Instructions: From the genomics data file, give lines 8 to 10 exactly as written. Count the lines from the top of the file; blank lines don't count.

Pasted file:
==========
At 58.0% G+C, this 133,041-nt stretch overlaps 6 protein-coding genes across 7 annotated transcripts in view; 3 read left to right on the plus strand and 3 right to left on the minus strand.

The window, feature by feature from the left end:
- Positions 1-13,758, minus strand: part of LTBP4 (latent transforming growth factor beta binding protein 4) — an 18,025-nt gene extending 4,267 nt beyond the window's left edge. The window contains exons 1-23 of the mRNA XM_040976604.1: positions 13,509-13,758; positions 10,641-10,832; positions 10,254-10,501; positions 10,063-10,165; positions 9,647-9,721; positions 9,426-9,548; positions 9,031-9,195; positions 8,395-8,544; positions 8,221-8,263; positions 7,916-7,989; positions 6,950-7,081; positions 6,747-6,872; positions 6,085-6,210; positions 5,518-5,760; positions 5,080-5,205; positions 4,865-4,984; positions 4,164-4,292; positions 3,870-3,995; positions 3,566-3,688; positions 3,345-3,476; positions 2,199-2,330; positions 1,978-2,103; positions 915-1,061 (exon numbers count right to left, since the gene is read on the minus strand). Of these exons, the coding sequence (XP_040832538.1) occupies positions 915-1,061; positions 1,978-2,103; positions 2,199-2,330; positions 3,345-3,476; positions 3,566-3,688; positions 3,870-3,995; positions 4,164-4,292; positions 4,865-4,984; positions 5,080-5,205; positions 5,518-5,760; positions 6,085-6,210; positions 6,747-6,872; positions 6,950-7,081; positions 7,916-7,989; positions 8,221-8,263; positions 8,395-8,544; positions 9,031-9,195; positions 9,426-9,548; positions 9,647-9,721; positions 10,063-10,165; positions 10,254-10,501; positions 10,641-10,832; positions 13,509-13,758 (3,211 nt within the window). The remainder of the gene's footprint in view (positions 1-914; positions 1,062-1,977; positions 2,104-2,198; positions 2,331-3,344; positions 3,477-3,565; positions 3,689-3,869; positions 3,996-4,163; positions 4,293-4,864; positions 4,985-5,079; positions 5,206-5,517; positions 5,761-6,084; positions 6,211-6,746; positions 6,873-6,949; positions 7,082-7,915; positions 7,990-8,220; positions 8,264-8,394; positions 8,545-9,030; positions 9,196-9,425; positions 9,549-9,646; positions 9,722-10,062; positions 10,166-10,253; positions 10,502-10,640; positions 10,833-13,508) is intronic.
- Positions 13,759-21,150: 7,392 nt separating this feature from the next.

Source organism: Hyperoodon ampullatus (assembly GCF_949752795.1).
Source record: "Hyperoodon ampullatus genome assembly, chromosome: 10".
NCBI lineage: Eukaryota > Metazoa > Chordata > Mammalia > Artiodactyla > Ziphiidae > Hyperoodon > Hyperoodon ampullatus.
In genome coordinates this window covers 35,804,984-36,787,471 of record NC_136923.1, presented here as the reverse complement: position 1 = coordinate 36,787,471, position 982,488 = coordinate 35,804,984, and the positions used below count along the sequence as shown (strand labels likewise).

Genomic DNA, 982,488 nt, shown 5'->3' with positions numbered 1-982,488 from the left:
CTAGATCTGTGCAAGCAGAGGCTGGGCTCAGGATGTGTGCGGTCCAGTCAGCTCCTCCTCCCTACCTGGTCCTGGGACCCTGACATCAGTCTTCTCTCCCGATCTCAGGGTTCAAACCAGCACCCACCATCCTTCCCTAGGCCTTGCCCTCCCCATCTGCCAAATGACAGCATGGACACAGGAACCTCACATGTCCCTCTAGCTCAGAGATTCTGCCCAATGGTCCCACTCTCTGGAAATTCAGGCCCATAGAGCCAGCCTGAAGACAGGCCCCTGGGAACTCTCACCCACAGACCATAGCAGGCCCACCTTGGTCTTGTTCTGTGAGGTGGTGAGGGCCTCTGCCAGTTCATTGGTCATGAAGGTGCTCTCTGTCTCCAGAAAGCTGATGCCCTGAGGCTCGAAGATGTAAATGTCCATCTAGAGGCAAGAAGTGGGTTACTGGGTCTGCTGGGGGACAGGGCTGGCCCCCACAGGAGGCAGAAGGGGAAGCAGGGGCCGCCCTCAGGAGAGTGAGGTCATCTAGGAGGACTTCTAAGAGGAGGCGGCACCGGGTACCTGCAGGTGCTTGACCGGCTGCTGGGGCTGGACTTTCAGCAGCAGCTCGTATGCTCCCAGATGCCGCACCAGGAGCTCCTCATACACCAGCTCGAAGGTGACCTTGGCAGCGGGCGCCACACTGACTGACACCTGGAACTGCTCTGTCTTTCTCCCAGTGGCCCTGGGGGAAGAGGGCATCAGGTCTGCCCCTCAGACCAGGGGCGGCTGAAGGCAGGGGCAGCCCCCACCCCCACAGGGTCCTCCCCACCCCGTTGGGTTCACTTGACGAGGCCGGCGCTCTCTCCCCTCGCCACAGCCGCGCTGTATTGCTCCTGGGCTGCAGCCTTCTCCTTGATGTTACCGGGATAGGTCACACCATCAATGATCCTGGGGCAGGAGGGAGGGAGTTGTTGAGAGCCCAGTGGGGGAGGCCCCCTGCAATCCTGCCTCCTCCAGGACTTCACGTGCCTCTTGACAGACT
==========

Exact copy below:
In genome coordinates this window covers 35,804,984-36,787,471 of record NC_136923.1, presented here as the reverse complement: position 1 = coordinate 36,787,471, position 982,488 = coordinate 35,804,984, and the positions used below count along the sequence as shown (strand labels likewise).

Genomic DNA, 982,488 nt, shown 5'->3' with positions numbered 1-982,488 from the left:
CTAGATCTGTGCAAGCAGAGGCTGGGCTCAGGATGTGTGCGGTCCAGTCAGCTCCTCCTCCCTACCTGGTCCTGGGACCCTGACATCAGTCTTCTCTCCCGATCTCAGGGTTCAAACCAGCACCCACCATCCTTCCCTAGGCCTTGCCCTCCCCATCTGCCAAATGACAGCATGGACACAGGAACCTCACATGTCCCTCTAGCTCAGAGATTCTGCCCAATGGTCCCACTCTCTGGAAATTCAGGCCCATAGAGCCAGCCTGAAGACAGGCCCCTGGGAACTCTCACCCACAGACCATAGCAGGCCCACCTTGGTCTTGTTCTGTGAGGTGGTGAGGGCCTCTGCCAGTTCATTGGTCATGAAGGTGCTCTCTGTCTCCAGAAAGCTGATGCCCTGAGGCTCGAAGATGTAAATGTCCATCTAGAGGCAAGAAGTGGGTTACTGGGTCTGCTGGGGGACAGGGCTGGCCCCCACAGGAGGCAGAAGGGGAAGCAGGGGCCGCCCTCAGGAGAGTGAGGTCATCTAGGAGGACTTCTAAGAGGAGGCGGCACCGGGTACCTGCAGGTGCTTGACCGGCTGCTGGGGCTGGACTTTCAGCAGCAGCTCGTATGCTCCCAGATGCCGCACCAGGAGCTCCTCATACACCAGCTCGAAGGTGACCTTGGCAGCGGGCGCCACACTGACTGACACCTGGAACTGCTCTGTCTTTCTCCCAGTGGCCCTGGGGGAAGAGGGCATCAGGTCTGCCCCTCAGACCAGGGGCGGCTGAAGGCAGGGGCAGCCCCCACCCCCACAGGGTCCTCCCCACCCCGTTGGGTTCACTTGACGAGGCCGGCGCTCTCTCCCCTCGCCACAGCCGCGCTGTATTGCTCCTGGGCTGCAGCCTTCTCCTTGATGTTACCGGGATAGGTCACACCATCAATGATCCTGGGGCAGGAGGGAGGGAGTTGTTGAGAGCCCAGTGGGGGAGGCCCCCTGCAATCCTGCCTCCTCCAGGACTTCACGTGCCTCTTGACAGACT